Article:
The 2020 State of Civil Society Report is now Available!

This year, CIVICUS published the ninth edition of the State of Civil Society Report, which is carried out annually since 2012. The report analyzes the way in which current events and trends affect civil society and how civil society responds to the main problems and challenges of the moment.

2019, despite bringing enormous political, economic and social problems, was a year in which civic action achieved significant impacts by promoting progressive changes, reclaiming civic rights and democratic freedoms, fairer economic policies and greater equality, as well as action on the climate crisis and promoting reform of the international system. Among the successful tactics were non-violent civil disobedience, civil society campaigns and advocacy, creative use of social media, and court and parliamentary work.

A great wave of protests erupted in all corners of the world. Many were of a non-partisan nature; they targeted governments and leaders in power, across the whole political spectrum, and demanded that they make greater efforts to meet the needs of their citizens.

Time and again in 2019, the population showed that they wanted more and better democracy. In several countries where democratic liberties have been denied or elections have not been free and fair, people took to the streets to demand that their voices be heard, and their rights respected.

Efforts to advance equality and challenge patriarchy are part of a larger picture of progress. Civil society worked to support activists and demand the rights of women and people of the LGBTQI+ community, offering intersectional responses to the multiple and overlapping layers of exclusion that deny their rights. In 2019, a series of milestones occurred in which women achieved visibility in various fields. Women political leaders made progress modeling different styles of leadership and challenging sexist politics. The victories were achieved through combinations of massive street action to demand visibility and claim spaces, and years of defense and legal action undertaken by civil society. Along with participation and leadership in institutional politics, women were at the forefront of many of the great protest movements that demanded democratic freedoms and economic change. An example is Chile, where women lobbied to focus on gender parity during constitutional processes, and also Brazil, where tens of thousands of women took to the streets to denounce misogynistic and racist policies and those that attempted against indigenous peoples, including the government’s intention to allow mining in indigenous territory.

In 2019, economic injustice was one of the main engines of collective action. One of the most striking aspects of the protests was that they had similar triggers: a relatively small change in a government’s economic or social policy produced a huge and angry response due to the impact it generated on people who were already poor or excluded, increasing considerably their feeling of insecurity. Many of these protests exposed deep underlying fractures in economic and political systems, and condensed years of growing discontent.

Around the world, the youth-led school strike movement, as well as countless environmental and indigenous movements, demanded that decision-makers recognize and pay attention to the magnitude of the climate emergency and take steps to avoid its worst impacts before it was too late. A salient feature of 2019 is the central role of youth in change advocacy movements. Contrary to stereotypes, they embodied the voice of reason, adopted scientific discourse, and rejected disinformation. A new generation of citizens is emerging, which shows that power can be born from personal activism, creative commitment and decentralized coordination.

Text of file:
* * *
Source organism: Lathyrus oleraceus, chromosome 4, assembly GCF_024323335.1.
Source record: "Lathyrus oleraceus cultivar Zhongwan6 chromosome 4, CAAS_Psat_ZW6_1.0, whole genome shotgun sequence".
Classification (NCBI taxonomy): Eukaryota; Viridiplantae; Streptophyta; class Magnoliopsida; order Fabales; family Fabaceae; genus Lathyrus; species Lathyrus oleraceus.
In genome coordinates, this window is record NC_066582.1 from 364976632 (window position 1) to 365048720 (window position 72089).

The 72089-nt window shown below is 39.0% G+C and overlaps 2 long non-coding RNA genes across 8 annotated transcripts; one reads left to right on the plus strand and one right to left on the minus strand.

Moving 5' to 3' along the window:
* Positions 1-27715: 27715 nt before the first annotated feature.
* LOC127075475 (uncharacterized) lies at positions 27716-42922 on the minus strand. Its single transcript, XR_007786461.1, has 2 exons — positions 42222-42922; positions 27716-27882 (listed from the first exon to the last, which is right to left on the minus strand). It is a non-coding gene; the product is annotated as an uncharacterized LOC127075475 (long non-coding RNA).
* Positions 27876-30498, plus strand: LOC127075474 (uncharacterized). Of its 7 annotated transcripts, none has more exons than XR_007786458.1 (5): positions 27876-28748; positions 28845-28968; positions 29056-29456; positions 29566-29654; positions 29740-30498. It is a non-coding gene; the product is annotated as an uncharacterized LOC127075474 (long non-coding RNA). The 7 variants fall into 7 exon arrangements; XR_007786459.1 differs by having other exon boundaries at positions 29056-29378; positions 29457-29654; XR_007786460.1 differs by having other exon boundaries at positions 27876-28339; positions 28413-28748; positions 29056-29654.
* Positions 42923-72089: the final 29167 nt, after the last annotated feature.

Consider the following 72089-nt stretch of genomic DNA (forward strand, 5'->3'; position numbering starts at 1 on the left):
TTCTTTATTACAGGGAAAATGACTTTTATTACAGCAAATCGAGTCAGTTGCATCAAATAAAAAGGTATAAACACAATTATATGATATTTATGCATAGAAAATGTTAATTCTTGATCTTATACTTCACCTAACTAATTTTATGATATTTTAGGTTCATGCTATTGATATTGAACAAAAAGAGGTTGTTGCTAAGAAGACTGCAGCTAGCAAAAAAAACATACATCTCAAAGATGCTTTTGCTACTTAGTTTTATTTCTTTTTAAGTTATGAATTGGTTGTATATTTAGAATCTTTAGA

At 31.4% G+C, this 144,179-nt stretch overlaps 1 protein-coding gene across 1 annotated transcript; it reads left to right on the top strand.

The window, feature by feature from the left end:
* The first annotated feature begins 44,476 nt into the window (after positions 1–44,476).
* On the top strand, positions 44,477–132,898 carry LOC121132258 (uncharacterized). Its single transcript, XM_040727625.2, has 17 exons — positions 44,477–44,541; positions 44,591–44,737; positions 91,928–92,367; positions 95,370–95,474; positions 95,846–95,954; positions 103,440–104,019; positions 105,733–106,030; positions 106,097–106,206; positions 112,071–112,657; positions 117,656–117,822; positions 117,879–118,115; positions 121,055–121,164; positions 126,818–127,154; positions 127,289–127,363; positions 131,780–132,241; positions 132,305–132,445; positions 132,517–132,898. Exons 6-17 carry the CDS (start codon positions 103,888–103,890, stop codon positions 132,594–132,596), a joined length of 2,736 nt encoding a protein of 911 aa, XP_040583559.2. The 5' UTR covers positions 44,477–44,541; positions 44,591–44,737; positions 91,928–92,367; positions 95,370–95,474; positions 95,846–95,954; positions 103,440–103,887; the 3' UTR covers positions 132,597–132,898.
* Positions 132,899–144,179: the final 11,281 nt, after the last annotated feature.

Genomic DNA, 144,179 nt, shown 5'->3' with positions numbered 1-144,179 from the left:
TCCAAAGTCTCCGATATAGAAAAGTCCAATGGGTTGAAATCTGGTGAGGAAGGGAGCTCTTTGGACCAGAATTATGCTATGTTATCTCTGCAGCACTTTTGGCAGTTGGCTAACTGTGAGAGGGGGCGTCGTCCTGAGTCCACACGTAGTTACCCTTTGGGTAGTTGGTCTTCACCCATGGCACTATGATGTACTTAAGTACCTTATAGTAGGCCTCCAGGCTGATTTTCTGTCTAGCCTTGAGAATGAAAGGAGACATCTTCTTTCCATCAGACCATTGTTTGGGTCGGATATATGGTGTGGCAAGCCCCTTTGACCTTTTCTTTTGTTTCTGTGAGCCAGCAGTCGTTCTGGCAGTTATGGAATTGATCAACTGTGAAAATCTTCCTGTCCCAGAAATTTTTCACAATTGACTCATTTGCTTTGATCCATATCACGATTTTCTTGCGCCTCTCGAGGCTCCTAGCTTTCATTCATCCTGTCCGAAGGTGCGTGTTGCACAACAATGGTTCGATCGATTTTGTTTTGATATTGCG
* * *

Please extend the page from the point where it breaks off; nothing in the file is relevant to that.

In 2020, much of the daily work of civil society became much more difficult. However, although the pandemic is generating profound impacts, none of the problems it reveals is new. Civil society will continue to mobilize around the key issues raised during 2019, in response to the pandemic and also after the immediate crisis is behind us. In this context, the role of civil society is more vital than ever. CSOs, always at the forefront of crisis response, provided medical care, food, shelter and other basic goods to those in need. The world will emerge transformed by the virus; however, it is up to us to make sure that change is for the best.

Looking ahead, we must promote new strategies to fight disinformation and new models of inclusive and responsible leadership. In driving recovery, it will be key to both rebalance power and build solidarity ties between employers and workers, creditors and debtors, and homeowners and tenants, as well as taking a human rights approach and reaching the most disadvantaged first. The protection of biodiversity and ecological recovery must be prioritized, based on new green proposals to promote sustainable production, consumption and employment. Responses to the pandemic must strengthen and preserve the autonomy of international institutions. Civil society should be involved in discussions about how UN institutions should change and should be allowed to properly carry out its controlling role. We must defend the role of civil society in this reconstruction.

We need a civil society endowed with adequate resources, densely networked and focused on mutual solidarity rather than competition. We can and must fully play our role to guarantee a recovery that does not intend to return to the previous normality, but to take a leap forward, towards a better alternative.